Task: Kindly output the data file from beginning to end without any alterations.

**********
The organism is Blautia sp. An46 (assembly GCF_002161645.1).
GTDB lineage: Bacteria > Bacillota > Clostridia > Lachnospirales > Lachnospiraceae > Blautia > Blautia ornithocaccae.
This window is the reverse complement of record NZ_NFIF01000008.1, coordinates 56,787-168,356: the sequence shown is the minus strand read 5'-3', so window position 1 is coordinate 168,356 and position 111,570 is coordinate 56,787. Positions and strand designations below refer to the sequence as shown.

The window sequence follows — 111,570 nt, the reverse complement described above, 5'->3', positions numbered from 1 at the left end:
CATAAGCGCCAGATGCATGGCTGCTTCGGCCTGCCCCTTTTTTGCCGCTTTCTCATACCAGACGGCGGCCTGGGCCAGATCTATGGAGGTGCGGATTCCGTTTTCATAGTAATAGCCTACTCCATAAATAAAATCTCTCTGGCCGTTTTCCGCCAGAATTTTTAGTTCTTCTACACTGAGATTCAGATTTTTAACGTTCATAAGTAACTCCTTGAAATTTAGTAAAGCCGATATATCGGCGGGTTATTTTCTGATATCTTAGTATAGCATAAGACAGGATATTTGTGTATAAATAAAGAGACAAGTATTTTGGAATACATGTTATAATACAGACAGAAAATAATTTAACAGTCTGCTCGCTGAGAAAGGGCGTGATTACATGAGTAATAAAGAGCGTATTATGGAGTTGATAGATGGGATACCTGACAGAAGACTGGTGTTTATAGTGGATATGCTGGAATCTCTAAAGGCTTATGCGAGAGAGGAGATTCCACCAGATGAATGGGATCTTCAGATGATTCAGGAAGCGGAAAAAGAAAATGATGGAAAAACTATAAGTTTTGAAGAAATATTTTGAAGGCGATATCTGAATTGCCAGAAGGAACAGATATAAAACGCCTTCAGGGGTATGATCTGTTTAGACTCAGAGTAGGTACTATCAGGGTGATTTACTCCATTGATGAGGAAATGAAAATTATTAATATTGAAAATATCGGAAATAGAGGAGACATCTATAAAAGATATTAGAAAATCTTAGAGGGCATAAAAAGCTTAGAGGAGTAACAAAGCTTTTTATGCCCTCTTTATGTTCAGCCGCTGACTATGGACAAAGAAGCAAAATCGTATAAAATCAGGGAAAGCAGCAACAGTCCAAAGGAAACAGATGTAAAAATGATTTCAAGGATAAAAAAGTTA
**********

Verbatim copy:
The organism is Blautia sp. An46 (assembly GCF_002161645.1).
GTDB lineage: Bacteria > Bacillota > Clostridia > Lachnospirales > Lachnospiraceae > Blautia > Blautia ornithocaccae.
This window is the reverse complement of record NZ_NFIF01000008.1, coordinates 56,787-168,356: the sequence shown is the minus strand read 5'-3', so window position 1 is coordinate 168,356 and position 111,570 is coordinate 56,787. Positions and strand designations below refer to the sequence as shown.

The window sequence follows — 111,570 nt, the reverse complement described above, 5'->3', positions numbered from 1 at the left end:
CATAAGCGCCAGATGCATGGCTGCTTCGGCCTGCCCCTTTTTTGCCGCTTTCTCATACCAGACGGCGGCCTGGGCCAGATCTATGGAGGTGCGGATTCCGTTTTCATAGTAATAGCCTACTCCATAAATAAAATCTCTCTGGCCGTTTTCCGCCAGAATTTTTAGTTCTTCTACACTGAGATTCAGATTTTTAACGTTCATAAGTAACTCCTTGAAATTTAGTAAAGCCGATATATCGGCGGGTTATTTTCTGATATCTTAGTATAGCATAAGACAGGATATTTGTGTATAAATAAAGAGACAAGTATTTTGGAATACATGTTATAATACAGACAGAAAATAATTTAACAGTCTGCTCGCTGAGAAAGGGCGTGATTACATGAGTAATAAAGAGCGTATTATGGAGTTGATAGATGGGATACCTGACAGAAGACTGGTGTTTATAGTGGATATGCTGGAATCTCTAAAGGCTTATGCGAGAGAGGAGATTCCACCAGATGAATGGGATCTTCAGATGATTCAGGAAGCGGAAAAAGAAAATGATGGAAAAACTATAAGTTTTGAAGAAATATTTTGAAGGCGATATCTGAATTGCCAGAAGGAACAGATATAAAACGCCTTCAGGGGTATGATCTGTTTAGACTCAGAGTAGGTACTATCAGGGTGATTTACTCCATTGATGAGGAAATGAAAATTATTAATATTGAAAATATCGGAAATAGAGGAGACATCTATAAAAGATATTAGAAAATCTTAGAGGGCATAAAAAGCTTAGAGGAGTAACAAAGCTTTTTATGCCCTCTTTATGTTCAGCCGCTGACTATGGACAAAGAAGCAAAATCGTATAAAATCAGGGAAAGCAGCAACAGTCCAAAGGAAACAGATGTAAAAATGATTTCAAGGATAAAAAAGTTA